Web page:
Actuaries frequently go on ad infinitum over assumptions, methods, data, and other actuarial considerations. However, we should be just as concerned over how we communicate our results and these considerations to our intended audience and others. The immediacy of electronic communication has made it easier to communicate but probably harder to properly provide an actuarial communication.
Let us see the conclusions two actuaries reached about the information that was needed in a hypothetical actuarial communication.
Sid Actuary hit send on his email and leaned back with a sigh of relief. “Whew,” he said, “I’m glad I finally got that project done. That spreadsheet took a lot of documentation, but it should be understandable to everyone.”
Soon Amanda Consultant walked into his office. “The spreadsheet looks good, Sid—when will I see the first draft of the report?” Sid looked startled. “Report? Isn’t there enough documentation in the spreadsheet itself so it is the report? Amanda sighed and said, “When is the last time you looked at ASOP No. 41, Actuarial Communications?” “I don’t know”, said Sid, “I think I had to read it to pass my final exam.” “Apparently not recently enough” said Amanda.
Amanda sat down, “Do you expect the client to rely on our analysis?” “Well, obviously,” said Sid, “both our usual contacts and hopefully the rest of the company as well.” “I agree” said Amanda, “so ASOP No. 41 (section 3.2) tells us that if we expect the user to rely on our actuarial findings, then an actuarial report is required.”
“So I can just put it into Word and I’m done, right?” said Sid. “Well, not quite,” replied Amanda. “The medium for the report is not as important as the information the report contains. ASOP No. 41 also tells us that the report ‘should state the actuarial findings, and identify the methods, procedures, assumptions, and data used by the actuary with sufficient clarity that another actuary qualified in the same practice area could make an objective appraisal of the reasonableness of the actuary’s work.’” Amanda continued, “The report does not need to be in Word, but frequently that is the most convenient medium.”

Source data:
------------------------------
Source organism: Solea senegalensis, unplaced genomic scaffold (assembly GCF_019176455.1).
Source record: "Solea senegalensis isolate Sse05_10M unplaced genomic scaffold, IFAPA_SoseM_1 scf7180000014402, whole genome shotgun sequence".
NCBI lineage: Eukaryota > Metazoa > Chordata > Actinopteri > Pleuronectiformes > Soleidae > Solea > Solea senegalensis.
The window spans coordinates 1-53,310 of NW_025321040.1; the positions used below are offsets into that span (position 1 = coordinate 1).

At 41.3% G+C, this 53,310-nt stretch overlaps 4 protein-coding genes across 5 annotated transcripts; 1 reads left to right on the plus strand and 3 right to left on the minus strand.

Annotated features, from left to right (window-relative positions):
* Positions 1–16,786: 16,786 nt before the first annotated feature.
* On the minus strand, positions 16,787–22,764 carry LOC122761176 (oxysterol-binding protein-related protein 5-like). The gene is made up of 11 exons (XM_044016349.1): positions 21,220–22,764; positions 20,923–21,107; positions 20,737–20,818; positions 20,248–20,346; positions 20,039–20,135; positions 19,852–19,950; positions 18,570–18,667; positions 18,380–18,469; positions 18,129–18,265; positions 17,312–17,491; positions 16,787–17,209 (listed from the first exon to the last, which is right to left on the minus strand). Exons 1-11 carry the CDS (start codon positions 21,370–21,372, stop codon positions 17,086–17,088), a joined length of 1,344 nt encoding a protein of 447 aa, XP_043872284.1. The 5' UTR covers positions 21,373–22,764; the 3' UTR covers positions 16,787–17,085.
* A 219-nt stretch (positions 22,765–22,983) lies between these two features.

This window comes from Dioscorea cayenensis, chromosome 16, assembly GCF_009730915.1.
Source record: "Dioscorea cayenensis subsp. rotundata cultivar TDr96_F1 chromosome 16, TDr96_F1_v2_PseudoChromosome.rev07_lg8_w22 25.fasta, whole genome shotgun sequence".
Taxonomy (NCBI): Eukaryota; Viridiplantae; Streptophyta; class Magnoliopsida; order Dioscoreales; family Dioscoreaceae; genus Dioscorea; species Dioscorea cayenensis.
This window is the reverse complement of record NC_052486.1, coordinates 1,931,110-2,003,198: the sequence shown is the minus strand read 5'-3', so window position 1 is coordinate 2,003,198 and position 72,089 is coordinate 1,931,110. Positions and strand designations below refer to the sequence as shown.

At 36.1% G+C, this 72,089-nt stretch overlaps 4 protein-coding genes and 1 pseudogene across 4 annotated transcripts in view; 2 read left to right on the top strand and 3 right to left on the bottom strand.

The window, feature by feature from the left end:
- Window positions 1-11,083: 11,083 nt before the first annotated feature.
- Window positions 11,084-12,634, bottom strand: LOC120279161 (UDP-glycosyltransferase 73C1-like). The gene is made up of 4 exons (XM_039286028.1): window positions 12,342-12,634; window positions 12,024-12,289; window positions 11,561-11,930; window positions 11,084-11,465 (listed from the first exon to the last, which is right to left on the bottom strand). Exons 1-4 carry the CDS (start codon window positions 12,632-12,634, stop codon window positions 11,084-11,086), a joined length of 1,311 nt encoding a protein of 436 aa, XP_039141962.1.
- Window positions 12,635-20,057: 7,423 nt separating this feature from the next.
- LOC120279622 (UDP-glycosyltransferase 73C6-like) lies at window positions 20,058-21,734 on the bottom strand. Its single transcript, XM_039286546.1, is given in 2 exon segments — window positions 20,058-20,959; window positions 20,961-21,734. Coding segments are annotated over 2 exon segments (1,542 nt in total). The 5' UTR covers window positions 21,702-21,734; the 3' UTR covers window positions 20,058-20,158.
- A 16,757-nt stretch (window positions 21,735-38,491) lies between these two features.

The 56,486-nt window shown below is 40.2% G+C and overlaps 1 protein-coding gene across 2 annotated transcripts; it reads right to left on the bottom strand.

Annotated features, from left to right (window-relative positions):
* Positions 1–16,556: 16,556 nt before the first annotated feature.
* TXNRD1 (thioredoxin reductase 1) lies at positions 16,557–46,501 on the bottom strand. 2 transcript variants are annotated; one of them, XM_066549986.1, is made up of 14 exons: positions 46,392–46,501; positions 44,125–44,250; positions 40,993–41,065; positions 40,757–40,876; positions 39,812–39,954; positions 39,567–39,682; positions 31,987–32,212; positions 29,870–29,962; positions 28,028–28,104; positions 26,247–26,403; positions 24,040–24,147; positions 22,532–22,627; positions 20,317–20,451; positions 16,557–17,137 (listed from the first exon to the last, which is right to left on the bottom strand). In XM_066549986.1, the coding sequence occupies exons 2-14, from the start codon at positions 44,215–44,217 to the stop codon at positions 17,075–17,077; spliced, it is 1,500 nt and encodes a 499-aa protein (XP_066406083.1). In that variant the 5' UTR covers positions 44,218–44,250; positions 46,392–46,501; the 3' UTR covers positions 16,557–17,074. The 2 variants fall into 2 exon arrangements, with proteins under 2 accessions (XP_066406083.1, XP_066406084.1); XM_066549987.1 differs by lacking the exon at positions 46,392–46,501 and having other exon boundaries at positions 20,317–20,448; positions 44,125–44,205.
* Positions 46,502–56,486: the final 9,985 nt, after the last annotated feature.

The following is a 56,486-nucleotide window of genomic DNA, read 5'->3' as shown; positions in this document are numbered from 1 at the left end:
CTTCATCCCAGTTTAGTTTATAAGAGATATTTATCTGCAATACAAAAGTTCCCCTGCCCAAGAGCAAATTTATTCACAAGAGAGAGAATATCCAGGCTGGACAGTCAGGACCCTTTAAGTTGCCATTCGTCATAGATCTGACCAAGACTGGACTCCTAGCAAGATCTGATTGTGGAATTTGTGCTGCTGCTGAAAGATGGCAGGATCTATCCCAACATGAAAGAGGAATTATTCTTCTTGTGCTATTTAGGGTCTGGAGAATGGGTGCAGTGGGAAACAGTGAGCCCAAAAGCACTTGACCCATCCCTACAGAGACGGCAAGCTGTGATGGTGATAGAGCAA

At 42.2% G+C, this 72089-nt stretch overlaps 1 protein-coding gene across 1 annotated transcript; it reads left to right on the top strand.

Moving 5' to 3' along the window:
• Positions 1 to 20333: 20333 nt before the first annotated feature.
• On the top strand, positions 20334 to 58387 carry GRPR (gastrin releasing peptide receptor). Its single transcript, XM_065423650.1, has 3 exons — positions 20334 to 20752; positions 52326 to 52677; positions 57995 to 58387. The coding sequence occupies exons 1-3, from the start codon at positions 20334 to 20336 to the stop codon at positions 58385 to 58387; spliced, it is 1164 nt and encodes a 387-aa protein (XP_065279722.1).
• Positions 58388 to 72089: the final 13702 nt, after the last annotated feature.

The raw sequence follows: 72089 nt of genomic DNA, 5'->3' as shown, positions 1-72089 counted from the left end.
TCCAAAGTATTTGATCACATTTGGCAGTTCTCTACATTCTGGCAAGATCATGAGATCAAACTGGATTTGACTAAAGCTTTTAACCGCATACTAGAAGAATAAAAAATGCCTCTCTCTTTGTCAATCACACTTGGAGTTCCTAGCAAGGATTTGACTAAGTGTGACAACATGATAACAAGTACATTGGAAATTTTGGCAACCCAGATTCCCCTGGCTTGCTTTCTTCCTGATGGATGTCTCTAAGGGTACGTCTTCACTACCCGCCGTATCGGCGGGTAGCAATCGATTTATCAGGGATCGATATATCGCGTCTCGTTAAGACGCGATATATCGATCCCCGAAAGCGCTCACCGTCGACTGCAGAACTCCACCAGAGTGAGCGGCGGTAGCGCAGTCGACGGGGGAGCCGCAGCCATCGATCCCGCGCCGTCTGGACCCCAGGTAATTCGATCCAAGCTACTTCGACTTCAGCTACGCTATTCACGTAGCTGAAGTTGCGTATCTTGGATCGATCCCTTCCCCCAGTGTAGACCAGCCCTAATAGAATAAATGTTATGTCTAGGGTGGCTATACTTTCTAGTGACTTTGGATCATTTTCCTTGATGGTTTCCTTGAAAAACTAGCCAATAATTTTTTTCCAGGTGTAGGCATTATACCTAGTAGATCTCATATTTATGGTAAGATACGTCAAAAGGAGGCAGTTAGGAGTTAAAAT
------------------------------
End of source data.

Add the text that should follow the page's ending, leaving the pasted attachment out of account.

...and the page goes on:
Sid thought about it a moment and said, “The client understands what we did and how and why we picked the assumptions. Plus, the client may not read the report; they usually only look at the tables of results.”
“That’s unfortunately true about how our clients use our reports,” Amanda replied, “It’s also true that the two or three people we deal with regularly are familiar with the basis for our assumptions because we discuss the assumptions with them. However, sometimes our deliverables get circulated more widely and those individuals probably don’t understand everything we want or need them to understand. ASOP No. 41 does recognize the contents of an actuarial report may be limited due to specific circumstances, but it says (in section 3.3) that ‘limiting the content of an actuarial report may not be appropriate if that report or the findings in that report may receive broad distribution.’”
Amanda continued, “I was burned once early in my career when my boss told me she wanted a rate update done quickly, so I didn’t provide much documentation with the results. I also failed to compare my results to the prior version I was updating. I was called into someone’s office several days later asking why the new results were so much different and which result should be used to set premiums. ASOP No. 41, section 3.5, says that if later results are materially different than those initially issued by the same actuary—meaning my boss, because she was the responsible actuary—then the communication should explain what has changed and why the earlier results are no longer valid. My boss hadn’t looked at it very long, either, or she would have asked me to explain what happened before the meeting. I had not realized my boss would be sharing it with her bosses, though it seemed obvious after that meeting and when I was asked about it”